With the help of an array of sponsors, the Spring Sustainability Series will provide moviegoers with insight on current environmental issues, entertainment and tips on how to personally prioritize sustainability.
The film series, which began in 2012, will feature seven films this semester about a range of different environmental-related topics. Each film will be followed by a panel discussion featuring Ohio University faculty members, students and Athens business owners and activists.
The spring series will kick off Wednesday with a screening of The Anthropologist, a film which follows a mother/daughter duo as they study the effects of climate change on indigenous people. The film will be followed by a panel discussion by two anthropology faculty members and a student.
If You Go:
What: Sustainability Series: The Anthropologist
When: 7 p.m., Wednesday
Where: The Athena Cinema
Loraine McCosker, outreach coordinator for the OU environmental studies program and coordinator for the Common Experience Project on Sustainability, spends months carefully selecting the films that will be shown each semester. She said she works with OU Libraries to select films that are informative, but also engaging to students.
“Film is a great way to provide information,” she said. “In an hour or an hour and a half, people can learn so much about a topic.”
McCosker said she hopes the screenings will present a balance between the problems Earth faces and potential solutions. She hopes moviegoers will leave with new knowledge about tips on what they can personally do to combat those challenges.
“I believe strongly that some of the challenges we face economically or socially or environmentally are impacted by individual choices,” she said. “So we’ll have little ideas that people can take away from the films, like how they can be more sustainable in their lifestyles.”
This semester, the series will have several sponsors, including university entities like Campus Recycling and Zero Waste, local businesses like Little Fish Brewing Company and nonprofit organizations like Upgrade Athens.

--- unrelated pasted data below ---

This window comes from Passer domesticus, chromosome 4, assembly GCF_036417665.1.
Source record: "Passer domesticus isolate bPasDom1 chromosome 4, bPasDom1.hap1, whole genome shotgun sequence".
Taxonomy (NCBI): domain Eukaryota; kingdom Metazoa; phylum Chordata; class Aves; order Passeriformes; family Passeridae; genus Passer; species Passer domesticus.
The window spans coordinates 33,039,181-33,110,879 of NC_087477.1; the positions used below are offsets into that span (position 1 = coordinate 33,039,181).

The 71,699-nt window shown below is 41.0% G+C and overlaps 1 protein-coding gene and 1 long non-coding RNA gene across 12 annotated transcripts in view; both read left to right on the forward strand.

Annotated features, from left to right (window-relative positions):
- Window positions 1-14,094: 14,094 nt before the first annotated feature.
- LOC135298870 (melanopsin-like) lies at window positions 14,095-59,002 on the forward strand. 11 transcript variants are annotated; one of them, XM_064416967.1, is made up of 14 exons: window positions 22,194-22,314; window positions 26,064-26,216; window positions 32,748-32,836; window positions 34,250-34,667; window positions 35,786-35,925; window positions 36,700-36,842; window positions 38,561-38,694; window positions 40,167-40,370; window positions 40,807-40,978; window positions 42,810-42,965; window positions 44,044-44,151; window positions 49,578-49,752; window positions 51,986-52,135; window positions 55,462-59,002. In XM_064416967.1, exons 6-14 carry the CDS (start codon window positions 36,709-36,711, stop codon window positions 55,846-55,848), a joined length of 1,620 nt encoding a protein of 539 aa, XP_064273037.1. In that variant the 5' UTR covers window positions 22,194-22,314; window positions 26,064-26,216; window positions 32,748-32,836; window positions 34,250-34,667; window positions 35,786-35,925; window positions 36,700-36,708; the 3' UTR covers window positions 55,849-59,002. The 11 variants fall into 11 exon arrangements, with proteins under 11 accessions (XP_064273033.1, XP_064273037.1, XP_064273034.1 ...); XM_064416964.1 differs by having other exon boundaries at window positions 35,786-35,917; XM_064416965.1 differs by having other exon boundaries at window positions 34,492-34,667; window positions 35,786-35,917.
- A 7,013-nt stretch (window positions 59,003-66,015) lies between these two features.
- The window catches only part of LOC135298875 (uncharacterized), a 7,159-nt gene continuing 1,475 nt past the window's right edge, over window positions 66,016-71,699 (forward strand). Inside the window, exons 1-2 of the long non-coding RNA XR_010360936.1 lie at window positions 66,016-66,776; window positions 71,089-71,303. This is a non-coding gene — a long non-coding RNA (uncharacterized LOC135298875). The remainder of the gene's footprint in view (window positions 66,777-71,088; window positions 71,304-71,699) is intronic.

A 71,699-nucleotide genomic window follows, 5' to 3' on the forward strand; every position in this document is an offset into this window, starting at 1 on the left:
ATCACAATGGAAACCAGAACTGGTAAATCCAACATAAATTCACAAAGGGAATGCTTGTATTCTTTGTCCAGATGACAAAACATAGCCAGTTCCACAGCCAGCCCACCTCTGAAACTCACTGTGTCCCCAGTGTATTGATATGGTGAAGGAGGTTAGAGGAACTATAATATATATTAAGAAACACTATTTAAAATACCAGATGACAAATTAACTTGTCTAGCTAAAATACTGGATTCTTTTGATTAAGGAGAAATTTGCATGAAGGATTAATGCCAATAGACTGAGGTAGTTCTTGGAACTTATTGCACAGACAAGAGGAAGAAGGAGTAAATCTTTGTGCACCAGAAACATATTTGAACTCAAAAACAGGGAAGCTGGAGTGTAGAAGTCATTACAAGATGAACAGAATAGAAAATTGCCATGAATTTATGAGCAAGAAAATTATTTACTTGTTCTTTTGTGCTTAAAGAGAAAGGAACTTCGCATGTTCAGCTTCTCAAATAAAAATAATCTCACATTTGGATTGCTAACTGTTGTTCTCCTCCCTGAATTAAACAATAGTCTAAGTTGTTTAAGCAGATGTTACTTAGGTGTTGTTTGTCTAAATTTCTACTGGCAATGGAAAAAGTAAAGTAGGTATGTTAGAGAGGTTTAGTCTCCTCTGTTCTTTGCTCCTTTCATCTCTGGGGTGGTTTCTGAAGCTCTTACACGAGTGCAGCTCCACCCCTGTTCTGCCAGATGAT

“We’ve always had a few sponsors, but our funding was impacted last year so we had to learn to be creative,” McCosker said. “It’s actually really good because these people are coming to the panels. They’re providing new insights into these films.”
Another sponsor of the film series will be the OU Institute for Applied and Professional Ethics. Bernhard Debatin, a professor of journalism and director of the institute, will participate in the panel discussion following the film What Lies Upstream: Water and Soil Testing Campaign. The movie documents an investigation into the 2014 chemical spill in Charleston, West Virginia, which left thousands of people without drinking water for months.
Debatin said he chose to involve the Institute for Applied and Professional Ethics with the series because environmental justice is a very important ethical issue. Film depicts such environmental issues in ways that are often much more impactful than simply reading about them.
“I think a series like that is very helpful because usually when you watch a movie, almost always it’s a particular story about how people are affected by a specific environmental problem,” he said. “Listening to those stories and seeing people who are directly affected has a very important function in this.”